Harvard Journal of Law and Gender
Harv. J.L. & Gender
New York City is the first jurisdiction in the United States to create a right to appointed counsel for poor people facing eviction. This Article is the first to analyze NYC’s ground-breaking legislation. The Article draws on NYC’s housing defense statute to highlight three ways in which the creation of a civil right to counsel has the potential to build on and expand beyond the Gideon v. Wainwright model. The right to appointment of criminal defense counsel, as recognized in Gideon, was part of the Supreme Court’s indirect response to the Civil Rights Movement. In contrast, the NYC legislature openly promotes substantive outcomes, explicitly targeting eviction and its secondary effects. Additionally, the legislature’s focus on housing recognizes concerns that disproportionately impact Black women; this echoes the racial equality goal underlying Gideon and promotes gender equality. Finally, while the criminal defense model defends individuals against only state power, NYC’s right to housing defense counsel includes tenants of private landlords and thereby checks private power. All three of these features are worth attention from legislatures considering expansion of the right to civil counsel.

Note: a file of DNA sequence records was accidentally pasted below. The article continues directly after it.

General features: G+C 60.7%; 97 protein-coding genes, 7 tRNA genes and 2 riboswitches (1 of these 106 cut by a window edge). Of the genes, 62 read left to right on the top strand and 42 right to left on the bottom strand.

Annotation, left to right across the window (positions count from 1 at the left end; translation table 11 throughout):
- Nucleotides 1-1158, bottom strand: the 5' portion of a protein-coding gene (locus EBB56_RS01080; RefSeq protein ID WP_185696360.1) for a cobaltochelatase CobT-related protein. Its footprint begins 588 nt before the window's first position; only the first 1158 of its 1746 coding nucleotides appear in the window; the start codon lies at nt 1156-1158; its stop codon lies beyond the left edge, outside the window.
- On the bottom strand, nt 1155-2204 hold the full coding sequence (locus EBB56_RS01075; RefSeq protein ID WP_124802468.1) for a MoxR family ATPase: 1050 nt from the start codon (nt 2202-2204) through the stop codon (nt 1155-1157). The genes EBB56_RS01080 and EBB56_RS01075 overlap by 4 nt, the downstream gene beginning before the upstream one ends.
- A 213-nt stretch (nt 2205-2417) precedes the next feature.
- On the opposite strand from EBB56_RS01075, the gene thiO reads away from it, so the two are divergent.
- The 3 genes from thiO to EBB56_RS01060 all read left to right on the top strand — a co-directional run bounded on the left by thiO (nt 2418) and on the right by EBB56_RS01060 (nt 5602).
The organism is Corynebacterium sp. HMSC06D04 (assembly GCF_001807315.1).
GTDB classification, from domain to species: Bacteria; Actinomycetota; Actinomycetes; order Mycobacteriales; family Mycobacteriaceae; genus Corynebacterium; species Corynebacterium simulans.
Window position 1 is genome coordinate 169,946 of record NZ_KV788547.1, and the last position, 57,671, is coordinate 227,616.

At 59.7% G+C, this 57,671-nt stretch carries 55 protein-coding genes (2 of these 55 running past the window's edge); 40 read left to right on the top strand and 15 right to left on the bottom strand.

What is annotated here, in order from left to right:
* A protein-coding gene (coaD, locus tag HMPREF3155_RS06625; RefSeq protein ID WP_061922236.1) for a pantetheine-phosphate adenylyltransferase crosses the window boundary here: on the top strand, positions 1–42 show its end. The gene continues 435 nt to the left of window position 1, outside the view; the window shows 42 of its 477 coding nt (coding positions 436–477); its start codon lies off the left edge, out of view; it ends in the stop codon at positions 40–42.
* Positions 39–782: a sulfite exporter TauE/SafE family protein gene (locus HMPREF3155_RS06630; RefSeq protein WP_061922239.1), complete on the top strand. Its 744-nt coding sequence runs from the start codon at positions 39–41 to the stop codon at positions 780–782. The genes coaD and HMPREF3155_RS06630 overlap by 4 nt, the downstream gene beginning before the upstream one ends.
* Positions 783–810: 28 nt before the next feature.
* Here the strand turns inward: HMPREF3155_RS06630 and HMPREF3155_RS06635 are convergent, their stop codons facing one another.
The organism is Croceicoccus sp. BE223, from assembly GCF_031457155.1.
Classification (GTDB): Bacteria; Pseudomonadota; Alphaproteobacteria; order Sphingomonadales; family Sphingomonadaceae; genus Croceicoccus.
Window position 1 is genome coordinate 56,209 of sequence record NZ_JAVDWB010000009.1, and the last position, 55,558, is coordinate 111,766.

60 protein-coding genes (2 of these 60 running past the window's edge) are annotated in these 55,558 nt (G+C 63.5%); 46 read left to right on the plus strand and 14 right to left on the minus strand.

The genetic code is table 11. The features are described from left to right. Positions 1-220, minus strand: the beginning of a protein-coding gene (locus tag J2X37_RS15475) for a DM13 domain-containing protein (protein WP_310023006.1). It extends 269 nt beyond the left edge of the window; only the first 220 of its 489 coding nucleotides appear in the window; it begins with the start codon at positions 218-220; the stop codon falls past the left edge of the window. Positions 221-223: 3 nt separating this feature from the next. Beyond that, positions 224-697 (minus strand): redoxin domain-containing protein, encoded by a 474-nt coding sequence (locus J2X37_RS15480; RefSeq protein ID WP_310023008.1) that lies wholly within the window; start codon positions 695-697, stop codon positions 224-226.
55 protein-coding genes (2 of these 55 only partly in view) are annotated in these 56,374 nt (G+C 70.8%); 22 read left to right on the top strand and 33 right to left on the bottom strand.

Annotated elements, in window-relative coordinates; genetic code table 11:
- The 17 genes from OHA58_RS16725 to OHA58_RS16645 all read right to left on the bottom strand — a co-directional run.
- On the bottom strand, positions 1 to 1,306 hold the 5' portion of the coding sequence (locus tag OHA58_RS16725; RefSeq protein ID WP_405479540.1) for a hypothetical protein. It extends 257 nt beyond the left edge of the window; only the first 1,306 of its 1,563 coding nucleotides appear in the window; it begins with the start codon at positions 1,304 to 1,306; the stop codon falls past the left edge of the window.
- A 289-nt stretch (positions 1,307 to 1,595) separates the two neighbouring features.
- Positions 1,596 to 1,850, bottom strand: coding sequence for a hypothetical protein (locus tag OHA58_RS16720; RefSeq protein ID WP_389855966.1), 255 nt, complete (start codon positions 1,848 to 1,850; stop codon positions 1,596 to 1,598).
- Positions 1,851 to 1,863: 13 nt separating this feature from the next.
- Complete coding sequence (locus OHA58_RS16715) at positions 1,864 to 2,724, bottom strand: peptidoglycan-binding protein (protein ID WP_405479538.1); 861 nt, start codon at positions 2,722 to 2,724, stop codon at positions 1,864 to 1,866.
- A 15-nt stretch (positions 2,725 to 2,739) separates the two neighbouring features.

The Article also identifies one important way in which the new model of appointment of housing counsel is like the criminal model for appointment: NYC’s legislation addresses appointment of defense lawyers, as opposed to lawyers for plaintiffs, potential plaintiffs, or people engaged in non-litigation matters. This Article argues that the focus on defense lawyering limits the impact of appointment of counsel. Defense lawyering suffers from systemic limitations that influence litigation strategy and the potential to collaborate with social movements. With respect to the substantive goal of housing preservation, problems like discrimination, harassment, and dangerous conditions also pose significant threats and could be more robustly addressed through affirmative suits. In spite of recognizing the limits of defense lawyering, this Article concludes that the availability of counterclaims in civil litigation makes civil defense more flexible than criminal defense. As a result, civil defense might be able to do more than criminal defense to challenge the status quo and advance substantive improvements for poor litigants.